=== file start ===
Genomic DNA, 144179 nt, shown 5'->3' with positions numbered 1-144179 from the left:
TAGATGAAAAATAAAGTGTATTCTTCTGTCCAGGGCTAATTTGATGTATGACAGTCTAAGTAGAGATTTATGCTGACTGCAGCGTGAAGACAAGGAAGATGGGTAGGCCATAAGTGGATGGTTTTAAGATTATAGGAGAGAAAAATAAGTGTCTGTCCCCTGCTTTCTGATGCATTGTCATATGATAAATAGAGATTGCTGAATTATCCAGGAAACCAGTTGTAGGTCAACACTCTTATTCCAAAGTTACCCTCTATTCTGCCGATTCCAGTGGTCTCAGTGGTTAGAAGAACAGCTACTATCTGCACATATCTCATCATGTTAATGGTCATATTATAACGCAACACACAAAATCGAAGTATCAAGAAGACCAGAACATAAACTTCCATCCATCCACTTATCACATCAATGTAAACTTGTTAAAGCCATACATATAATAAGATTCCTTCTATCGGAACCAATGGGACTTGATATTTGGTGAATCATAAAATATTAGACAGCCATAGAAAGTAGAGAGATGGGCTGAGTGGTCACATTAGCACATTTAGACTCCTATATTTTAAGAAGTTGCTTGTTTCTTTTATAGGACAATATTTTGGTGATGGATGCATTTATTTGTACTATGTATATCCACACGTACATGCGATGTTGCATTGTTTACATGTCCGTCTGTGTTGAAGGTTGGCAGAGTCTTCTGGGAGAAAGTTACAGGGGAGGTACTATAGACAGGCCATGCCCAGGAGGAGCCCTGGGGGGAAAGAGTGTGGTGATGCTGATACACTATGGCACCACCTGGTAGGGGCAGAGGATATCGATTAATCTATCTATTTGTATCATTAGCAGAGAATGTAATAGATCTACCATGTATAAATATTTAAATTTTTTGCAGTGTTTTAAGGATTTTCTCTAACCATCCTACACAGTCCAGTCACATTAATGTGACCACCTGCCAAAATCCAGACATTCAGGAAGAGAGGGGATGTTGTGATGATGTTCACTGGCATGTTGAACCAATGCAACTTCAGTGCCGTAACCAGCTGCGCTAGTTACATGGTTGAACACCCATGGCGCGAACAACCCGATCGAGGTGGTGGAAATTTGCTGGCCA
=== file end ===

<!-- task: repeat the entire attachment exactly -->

Genomic DNA, 144179 nt, shown 5'->3' with positions numbered 1-144179 from the left:
TAGATGAAAAATAAAGTGTATTCTTCTGTCCAGGGCTAATTTGATGTATGACAGTCTAAGTAGAGATTTATGCTGACTGCAGCGTGAAGACAAGGAAGATGGGTAGGCCATAAGTGGATGGTTTTAAGATTATAGGAGAGAAAAATAAGTGTCTGTCCCCTGCTTTCTGATGCATTGTCATATGATAAATAGAGATTGCTGAATTATCCAGGAAACCAGTTGTAGGTCAACACTCTTATTCCAAAGTTACCCTCTATTCTGCCGATTCCAGTGGTCTCAGTGGTTAGAAGAACAGCTACTATCTGCACATATCTCATCATGTTAATGGTCATATTATAACGCAACACACAAAATCGAAGTATCAAGAAGACCAGAACATAAACTTCCATCCATCCACTTATCACATCAATGTAAACTTGTTAAAGCCATACATATAATAAGATTCCTTCTATCGGAACCAATGGGACTTGATATTTGGTGAATCATAAAATATTAGACAGCCATAGAAAGTAGAGAGATGGGCTGAGTGGTCACATTAGCACATTTAGACTCCTATATTTTAAGAAGTTGCTTGTTTCTTTTATAGGACAATATTTTGGTGATGGATGCATTTATTTGTACTATGTATATCCACACGTACATGCGATGTTGCATTGTTTACATGTCCGTCTGTGTTGAAGGTTGGCAGAGTCTTCTGGGAGAAAGTTACAGGGGAGGTACTATAGACAGGCCATGCCCAGGAGGAGCCCTGGGGGGAAAGAGTGTGGTGATGCTGATACACTATGGCACCACCTGGTAGGGGCAGAGGATATCGATTAATCTATCTATTTGTATCATTAGCAGAGAATGTAATAGATCTACCATGTATAAATATTTAAATTTTTTGCAGTGTTTTAAGGATTTTCTCTAACCATCCTACACAGTCCAGTCACATTAATGTGACCACCTGCCAAAATCCAGACATTCAGGAAGAGAGGGGATGTTGTGATGATGTTCACTGGCATGTTGAACCAATGCAACTTCAGTGCCGTAACCAGCTGCGCTAGTTACATGGTTGAACACCCATGGCGCGAACAACCCGATCGAGGTGGTGGAAATTTGCTGGCCA